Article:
Even if he loses interest in stringing, there are lots of solid life lessons he'll learn.
 
#8
If it's for your kid to learn some discipline, organization and make a few bucks sure. If you're an adult making more than min wage, not worth it.
 

MRfStop

Professional
#9
I have a Gamma 5003 that has served me well. I've seen most of them go for less than $1000 used. I string for team mates and word of mouth customers. I have been doing this for going on 5 years. I have just recently started stringing for Mercer University. He could probably start stringing for his friends and team mates once he get comfortable.
 
#10
I have found that getting word out is the toughest thing. When I lived in the Washington DC area, I put an ad up on Craigslist weekly and that was sufficient enough to keep me pretty busy. When I moved down to Central FL that did me no good. I really had to get out to the courts and "press the flesh" to get the word out.

If you are at all interested I have a Gamma 6004 standup crank machine that I am looking to sell. Great/fast machine, it's served me well, and it'll come in well under $1500, depending on where you're located...
 
#16
I wish you luck. I also have a 12 year old, and he had a similar idea. He is pretty good at stringing. I tried to solicit him some work, but the result was zero. These days, there is so much effort to sell something to you through internet or elsewhere, that people prefer to go to a store which they know and go there when they feel like doing it, just to be independent from any sales pressure or any risk, pretty much regardless of how much more it costs. When you say it will be strung by a kid, it becomes a total no-go, so it seems.

If you have room in your home, why not buy a Baiardo? It is a nice toy for a grown-up.
 
#17
I got into stringing right after I started coaching high school teams. It was obviously a luxury for the kids to not have to worry about getting their racquets back in action when I could generally restring them overnight. The combo of that group along with restringing for friends in my tennis circle got enough word of mouth out there that a lot of locals rely on me now. I'm busier from the spring til the early fall, but lots of folks get their stringing done at their club, through the coach they work with, etc. I don't have business cards and I don't have a USRSA certification.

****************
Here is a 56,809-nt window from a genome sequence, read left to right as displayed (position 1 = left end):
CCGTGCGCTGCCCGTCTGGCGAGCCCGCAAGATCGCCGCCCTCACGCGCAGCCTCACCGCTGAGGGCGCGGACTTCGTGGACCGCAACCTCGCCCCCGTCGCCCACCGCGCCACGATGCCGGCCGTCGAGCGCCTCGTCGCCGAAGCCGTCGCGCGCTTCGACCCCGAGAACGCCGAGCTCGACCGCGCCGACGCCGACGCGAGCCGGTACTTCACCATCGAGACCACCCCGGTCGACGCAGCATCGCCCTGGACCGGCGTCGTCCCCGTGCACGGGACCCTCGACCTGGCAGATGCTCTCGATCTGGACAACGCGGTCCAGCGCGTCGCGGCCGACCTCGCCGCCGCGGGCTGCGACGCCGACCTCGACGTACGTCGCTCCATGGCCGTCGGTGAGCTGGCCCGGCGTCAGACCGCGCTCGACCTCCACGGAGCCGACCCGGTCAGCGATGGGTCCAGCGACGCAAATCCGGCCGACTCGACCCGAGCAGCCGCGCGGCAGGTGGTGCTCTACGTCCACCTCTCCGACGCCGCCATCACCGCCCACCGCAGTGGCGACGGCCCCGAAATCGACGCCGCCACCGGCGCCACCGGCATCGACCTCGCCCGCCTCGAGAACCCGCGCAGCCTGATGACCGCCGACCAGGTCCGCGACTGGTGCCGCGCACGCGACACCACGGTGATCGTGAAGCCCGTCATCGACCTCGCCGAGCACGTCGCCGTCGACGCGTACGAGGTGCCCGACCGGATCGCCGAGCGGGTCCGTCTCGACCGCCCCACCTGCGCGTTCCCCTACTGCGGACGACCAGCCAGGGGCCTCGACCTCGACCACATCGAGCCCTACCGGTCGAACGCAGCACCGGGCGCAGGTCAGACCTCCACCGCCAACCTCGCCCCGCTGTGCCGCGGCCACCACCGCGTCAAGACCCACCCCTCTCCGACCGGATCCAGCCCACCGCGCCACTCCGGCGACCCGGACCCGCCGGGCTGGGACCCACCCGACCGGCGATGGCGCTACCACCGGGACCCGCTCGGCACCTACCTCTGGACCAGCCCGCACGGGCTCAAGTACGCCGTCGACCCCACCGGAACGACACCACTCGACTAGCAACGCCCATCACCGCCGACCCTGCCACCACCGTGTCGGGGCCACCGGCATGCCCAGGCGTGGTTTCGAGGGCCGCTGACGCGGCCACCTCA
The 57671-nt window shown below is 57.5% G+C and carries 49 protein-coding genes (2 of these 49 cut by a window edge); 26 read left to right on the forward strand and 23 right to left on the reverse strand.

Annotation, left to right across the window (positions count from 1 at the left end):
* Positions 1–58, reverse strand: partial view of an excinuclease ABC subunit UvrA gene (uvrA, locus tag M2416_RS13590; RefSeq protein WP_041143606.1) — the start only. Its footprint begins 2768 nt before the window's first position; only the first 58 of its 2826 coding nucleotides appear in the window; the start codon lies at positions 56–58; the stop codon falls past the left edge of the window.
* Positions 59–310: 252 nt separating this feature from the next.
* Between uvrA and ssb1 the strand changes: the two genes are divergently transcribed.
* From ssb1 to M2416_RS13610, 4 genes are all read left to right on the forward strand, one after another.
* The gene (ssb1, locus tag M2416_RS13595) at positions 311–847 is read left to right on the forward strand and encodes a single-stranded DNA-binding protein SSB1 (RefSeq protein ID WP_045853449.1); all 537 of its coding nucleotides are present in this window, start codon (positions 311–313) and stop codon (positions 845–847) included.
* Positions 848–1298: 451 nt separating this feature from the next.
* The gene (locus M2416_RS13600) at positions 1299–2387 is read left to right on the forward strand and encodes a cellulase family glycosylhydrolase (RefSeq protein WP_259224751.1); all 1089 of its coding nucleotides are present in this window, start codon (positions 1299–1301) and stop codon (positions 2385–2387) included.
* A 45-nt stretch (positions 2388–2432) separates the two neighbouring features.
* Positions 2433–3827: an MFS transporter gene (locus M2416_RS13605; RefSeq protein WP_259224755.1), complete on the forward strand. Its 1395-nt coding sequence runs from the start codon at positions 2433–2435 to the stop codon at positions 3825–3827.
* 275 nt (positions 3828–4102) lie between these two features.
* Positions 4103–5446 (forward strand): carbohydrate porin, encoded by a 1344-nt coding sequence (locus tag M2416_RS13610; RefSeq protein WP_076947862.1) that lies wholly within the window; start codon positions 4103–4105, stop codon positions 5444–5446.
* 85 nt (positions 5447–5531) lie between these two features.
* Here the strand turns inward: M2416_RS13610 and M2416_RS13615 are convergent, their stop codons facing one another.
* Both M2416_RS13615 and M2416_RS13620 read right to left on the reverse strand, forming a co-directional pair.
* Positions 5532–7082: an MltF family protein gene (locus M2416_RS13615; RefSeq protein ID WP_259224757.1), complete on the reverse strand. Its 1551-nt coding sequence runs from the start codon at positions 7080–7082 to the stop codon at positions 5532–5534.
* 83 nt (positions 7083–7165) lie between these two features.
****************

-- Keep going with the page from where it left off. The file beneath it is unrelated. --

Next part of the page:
I started out with a table-top drop weight machine that used floating clamps. This rig got the job done and it was also very easy to break it down and store in the closet when I didn't need it. As I got busier though, I didn't appreciate how much more tedious it was to string with this machine compared with an electric machine until a part on my machine broke. I used the premium electric Gamma machine at the club where I work in the summers and that was a bit of a revelation for me.

I didn't want to restring more than maybe three racquets a day with my older drop weight machine. But once I started using an electric rig, I quickly realized that it wasn't a big deal if I needed to knock out perhaps five or six racquets overnight. This volume doesn't happen for me too often, but it's definitely easier for me to handle it with my electric machine. I should also note that I've never used a crank/lockout machine in my stringing "career", at least so far.

I also got a Gamma Progression II ELS - one of our pals recommended this machine above - and I've been using it for over six years with zero issues. Not even a hiccup. Gamma's customer service has a stellar reputation, but I've honestly never needed to call them. The electric tensioner is terrific, but a couple other features I value include six-point mounting over two-point mounting as well as fixed clamps. Floating clamps seem to allow too much drawback (slack), so they can be a bit inconsistent. I also see a six-point mounting table as doing a much better job of supporting the frame during stringing, which is already rather stressful for any racquet.
 
#18